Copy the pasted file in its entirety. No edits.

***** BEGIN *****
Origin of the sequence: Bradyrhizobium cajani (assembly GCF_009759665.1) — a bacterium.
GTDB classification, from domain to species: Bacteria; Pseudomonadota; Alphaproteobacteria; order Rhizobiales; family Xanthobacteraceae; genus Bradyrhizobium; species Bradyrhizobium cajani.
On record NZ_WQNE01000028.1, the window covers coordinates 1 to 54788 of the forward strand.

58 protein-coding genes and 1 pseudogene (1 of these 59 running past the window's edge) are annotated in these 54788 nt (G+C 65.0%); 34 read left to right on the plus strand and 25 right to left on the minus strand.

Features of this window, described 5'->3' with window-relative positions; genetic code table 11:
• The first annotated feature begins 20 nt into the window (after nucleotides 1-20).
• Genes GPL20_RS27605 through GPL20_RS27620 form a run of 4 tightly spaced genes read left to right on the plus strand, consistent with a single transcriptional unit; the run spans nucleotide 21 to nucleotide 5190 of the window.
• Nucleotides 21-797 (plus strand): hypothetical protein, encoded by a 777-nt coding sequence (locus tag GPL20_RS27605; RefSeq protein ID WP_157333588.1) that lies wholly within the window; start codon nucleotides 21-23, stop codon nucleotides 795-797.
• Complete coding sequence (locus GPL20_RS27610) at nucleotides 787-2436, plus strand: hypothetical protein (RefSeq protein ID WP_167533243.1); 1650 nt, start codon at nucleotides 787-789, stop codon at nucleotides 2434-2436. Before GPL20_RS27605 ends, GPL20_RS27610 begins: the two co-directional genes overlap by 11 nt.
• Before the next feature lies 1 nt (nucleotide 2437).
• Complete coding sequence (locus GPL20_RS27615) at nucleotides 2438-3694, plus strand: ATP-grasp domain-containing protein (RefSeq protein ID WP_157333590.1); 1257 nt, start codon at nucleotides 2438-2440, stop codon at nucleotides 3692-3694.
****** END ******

Origin of the sequence: Bradyrhizobium cajani (assembly GCF_009759665.1) — a bacterium.
GTDB classification, from domain to species: Bacteria; Pseudomonadota; Alphaproteobacteria; order Rhizobiales; family Xanthobacteraceae; genus Bradyrhizobium; species Bradyrhizobium cajani.
On record NZ_WQNE01000028.1, the window covers coordinates 1 to 54788 of the forward strand.

58 protein-coding genes and 1 pseudogene (1 of these 59 running past the window's edge) are annotated in these 54788 nt (G+C 65.0%); 34 read left to right on the plus strand and 25 right to left on the minus strand.

Features of this window, described 5'->3' with window-relative positions; genetic code table 11:
• The first annotated feature begins 20 nt into the window (after nucleotides 1-20).
• Genes GPL20_RS27605 through GPL20_RS27620 form a run of 4 tightly spaced genes read left to right on the plus strand, consistent with a single transcriptional unit; the run spans nucleotide 21 to nucleotide 5190 of the window.
• Nucleotides 21-797 (plus strand): hypothetical protein, encoded by a 777-nt coding sequence (locus tag GPL20_RS27605; RefSeq protein ID WP_157333588.1) that lies wholly within the window; start codon nucleotides 21-23, stop codon nucleotides 795-797.
• Complete coding sequence (locus GPL20_RS27610) at nucleotides 787-2436, plus strand: hypothetical protein (RefSeq protein ID WP_167533243.1); 1650 nt, start codon at nucleotides 787-789, stop codon at nucleotides 2434-2436. Before GPL20_RS27605 ends, GPL20_RS27610 begins: the two co-directional genes overlap by 11 nt.
• Before the next feature lies 1 nt (nucleotide 2437).
• Complete coding sequence (locus GPL20_RS27615) at nucleotides 2438-3694, plus strand: ATP-grasp domain-containing protein (RefSeq protein ID WP_157333590.1); 1257 nt, start codon at nucleotides 2438-2440, stop codon at nucleotides 3692-3694.